Isnin, 25 Februari 2013

DIY: Brake Bleeding made easy and explained!

Here is a simple DIY on bleeding your brakes in an easy way that requires just a few simple tools, and a casual volunteer.

Ever since the first cart on wheels came along, mankind began its quest for more speed. And once he had achieved that and when he started to crash into looming obstructions ahead, he realised the importance of what everyone today expects to work without issue - braking. And like any other bits that make your vehicles work, braking systems require occasional maintenance.

This speed-shedding mechanism has two items that will need attention after a period of time; first is the brake pad for disc brakes or shoes in drum variants, the second is the brake fluid that runs from the engine bay to each wheel. Because of the brake fluid line’s length, amount of connections, and hygroscopic (water absorbtion, in layman terms) nature of brake fluid, it is vital for the whole system to be contaminant-free of water and air bubbles to maintain a consistent amount of pressure when the paddle is depressed.

But what if the brakes feel spongy even though you are sure it is leak-free and without any mechanical failure? Well that is when bleeding your brakes comes in handy; a process of flushing out existing fluid out through the nipple with new, clean fluid. Here is a simple DIY on bleeding your brakes in an easy way that requires just a few simple tools, and a casual volunteer.

Tools needed

  • Closed end spanner: The main reason this is suggested over an open-ended variant is because a rusted nipple-nut combined with a loose grip will likely strip the nipple-nut
  • One or two bottles of fresh brake fluid: Take note of the existing fluid specification, eg. DOT 3, DOT 4 etc. as different grades have different boiling points and thus should never mix
  • A length of clear flexi tube that would fit over the nipple: I used the conventional aquarium air tubes from pet stores but widened by heating up the end that would go over the nipple.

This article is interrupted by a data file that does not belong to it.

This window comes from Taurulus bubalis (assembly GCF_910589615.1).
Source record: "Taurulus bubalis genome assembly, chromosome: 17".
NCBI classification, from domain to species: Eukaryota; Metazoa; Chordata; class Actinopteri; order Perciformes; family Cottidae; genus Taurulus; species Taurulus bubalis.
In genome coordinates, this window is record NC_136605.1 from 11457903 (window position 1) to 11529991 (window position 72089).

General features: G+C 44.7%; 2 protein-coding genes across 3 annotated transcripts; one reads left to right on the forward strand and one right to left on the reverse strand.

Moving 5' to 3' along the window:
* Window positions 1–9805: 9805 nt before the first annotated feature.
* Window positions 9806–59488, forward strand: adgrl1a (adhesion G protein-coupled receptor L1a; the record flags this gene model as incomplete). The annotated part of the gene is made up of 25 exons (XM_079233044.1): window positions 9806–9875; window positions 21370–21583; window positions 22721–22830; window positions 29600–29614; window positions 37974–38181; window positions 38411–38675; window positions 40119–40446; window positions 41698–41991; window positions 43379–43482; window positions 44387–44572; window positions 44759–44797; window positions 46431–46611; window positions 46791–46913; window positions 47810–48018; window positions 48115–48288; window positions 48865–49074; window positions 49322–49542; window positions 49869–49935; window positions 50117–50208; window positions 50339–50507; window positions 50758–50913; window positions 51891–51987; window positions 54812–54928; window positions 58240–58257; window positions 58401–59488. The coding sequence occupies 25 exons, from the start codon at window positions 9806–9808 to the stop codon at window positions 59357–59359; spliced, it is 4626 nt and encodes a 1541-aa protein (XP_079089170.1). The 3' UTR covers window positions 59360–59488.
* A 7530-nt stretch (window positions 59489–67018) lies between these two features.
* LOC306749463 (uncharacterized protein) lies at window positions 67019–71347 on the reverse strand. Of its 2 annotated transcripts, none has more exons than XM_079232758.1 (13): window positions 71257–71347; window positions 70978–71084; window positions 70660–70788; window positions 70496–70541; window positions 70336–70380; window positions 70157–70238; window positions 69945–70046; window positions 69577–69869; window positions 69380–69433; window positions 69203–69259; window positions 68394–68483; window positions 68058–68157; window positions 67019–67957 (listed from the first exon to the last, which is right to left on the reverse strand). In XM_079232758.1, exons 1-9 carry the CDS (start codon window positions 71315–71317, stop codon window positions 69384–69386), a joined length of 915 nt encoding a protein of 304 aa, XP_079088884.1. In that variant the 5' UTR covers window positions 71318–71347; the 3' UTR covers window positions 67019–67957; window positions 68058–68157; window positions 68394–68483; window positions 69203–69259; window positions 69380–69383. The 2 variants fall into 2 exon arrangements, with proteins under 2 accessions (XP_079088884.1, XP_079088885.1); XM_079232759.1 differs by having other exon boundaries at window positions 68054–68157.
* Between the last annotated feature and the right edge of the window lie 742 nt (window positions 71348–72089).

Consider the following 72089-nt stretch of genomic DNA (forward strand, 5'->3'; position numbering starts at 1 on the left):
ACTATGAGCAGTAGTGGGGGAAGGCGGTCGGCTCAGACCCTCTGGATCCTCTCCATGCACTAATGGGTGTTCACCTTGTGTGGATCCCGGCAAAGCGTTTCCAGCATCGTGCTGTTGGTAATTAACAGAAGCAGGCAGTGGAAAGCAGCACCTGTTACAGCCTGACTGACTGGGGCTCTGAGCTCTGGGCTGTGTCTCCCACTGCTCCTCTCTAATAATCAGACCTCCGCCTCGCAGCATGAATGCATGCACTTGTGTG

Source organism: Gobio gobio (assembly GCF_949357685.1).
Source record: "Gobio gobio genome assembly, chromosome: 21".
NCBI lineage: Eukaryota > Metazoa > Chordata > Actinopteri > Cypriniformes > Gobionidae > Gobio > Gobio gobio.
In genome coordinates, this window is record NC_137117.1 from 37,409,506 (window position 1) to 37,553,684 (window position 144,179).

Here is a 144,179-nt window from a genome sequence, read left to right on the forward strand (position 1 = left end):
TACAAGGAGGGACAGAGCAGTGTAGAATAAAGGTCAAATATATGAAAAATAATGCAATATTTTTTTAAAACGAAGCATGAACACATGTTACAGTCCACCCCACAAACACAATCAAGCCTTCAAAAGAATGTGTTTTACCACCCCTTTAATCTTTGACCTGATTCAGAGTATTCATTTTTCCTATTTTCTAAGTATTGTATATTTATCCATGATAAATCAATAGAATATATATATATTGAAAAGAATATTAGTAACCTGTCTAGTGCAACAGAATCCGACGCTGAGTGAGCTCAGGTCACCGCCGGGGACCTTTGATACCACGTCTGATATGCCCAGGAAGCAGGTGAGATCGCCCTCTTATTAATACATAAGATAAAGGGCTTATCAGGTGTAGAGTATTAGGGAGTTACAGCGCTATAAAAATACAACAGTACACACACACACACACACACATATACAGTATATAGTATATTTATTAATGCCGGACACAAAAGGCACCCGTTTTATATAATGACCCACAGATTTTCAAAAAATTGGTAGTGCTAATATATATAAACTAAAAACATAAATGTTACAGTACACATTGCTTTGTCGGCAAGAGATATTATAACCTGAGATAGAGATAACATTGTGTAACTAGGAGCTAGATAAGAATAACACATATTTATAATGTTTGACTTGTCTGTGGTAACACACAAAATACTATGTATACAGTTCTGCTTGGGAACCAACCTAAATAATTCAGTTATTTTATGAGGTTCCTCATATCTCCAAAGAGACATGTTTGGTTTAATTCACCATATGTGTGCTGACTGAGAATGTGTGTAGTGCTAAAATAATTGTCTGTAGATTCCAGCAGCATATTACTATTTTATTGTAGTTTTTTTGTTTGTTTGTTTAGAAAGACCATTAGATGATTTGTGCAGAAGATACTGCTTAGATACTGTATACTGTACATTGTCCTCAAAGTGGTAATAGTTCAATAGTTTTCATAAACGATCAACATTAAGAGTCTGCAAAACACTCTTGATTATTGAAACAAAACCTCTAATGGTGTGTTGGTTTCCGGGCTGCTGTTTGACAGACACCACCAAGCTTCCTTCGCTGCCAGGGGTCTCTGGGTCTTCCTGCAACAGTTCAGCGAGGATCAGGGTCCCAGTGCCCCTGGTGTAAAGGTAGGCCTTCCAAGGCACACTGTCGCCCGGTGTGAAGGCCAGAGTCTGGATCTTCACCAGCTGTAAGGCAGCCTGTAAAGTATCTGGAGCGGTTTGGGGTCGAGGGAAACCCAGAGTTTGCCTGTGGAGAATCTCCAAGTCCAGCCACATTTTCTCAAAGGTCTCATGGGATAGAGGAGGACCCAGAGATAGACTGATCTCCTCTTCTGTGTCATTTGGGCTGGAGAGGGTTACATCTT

• Empty bottle as a retainer for the drained fluid
  • Anti-rust e.g. WD40 or RP7
  • Water to wash off spillage
  • Tire removing tools and jack-stands

Old fluid retainer preparation process

  1. With the cap removed, make a hole big enough for the flexi tube
  2. Insert the smaller end through the cap before screwing back onto the bottle

    Old fluid container

Bleeding process

1. Remove and wheel and secure the raised vehicle on jack stands

2. Remove the cap on the nipple before spraying some anti-rust onto the nipple-nut

3. Fit the spanner over the nipple-nut and make sure it can be loosened

Fit the spanner first

4. Fit the wider end of the tube over the nipple

5. Make sure brake fluid reservoir is at maximum level and top up if necessary
6. Ask your helper to step into the driver’s seat and pump the brakes before keeping the paddle down

7. While the brakes are applied, loosen the nipple nut to release the fluid through the tube. Tighten it again once the flow has stopped.
8. Continue steps 6 and 7 for 5 times and re-check the reservoir after each cycle. Do until the fluid within the tube appears clear without contaminates and bubbles. The paddle should feel firmer with each cycle.
9. Clean any off any spillage, fit back the nipple-cap and the rest of the items before putting the vehicle back on the ground and secure the wheel nuts onto the wheel.
10. Finally, make sure the brake fluid reservoir is fully topped up before repeating the whole procedure for all other wheels.

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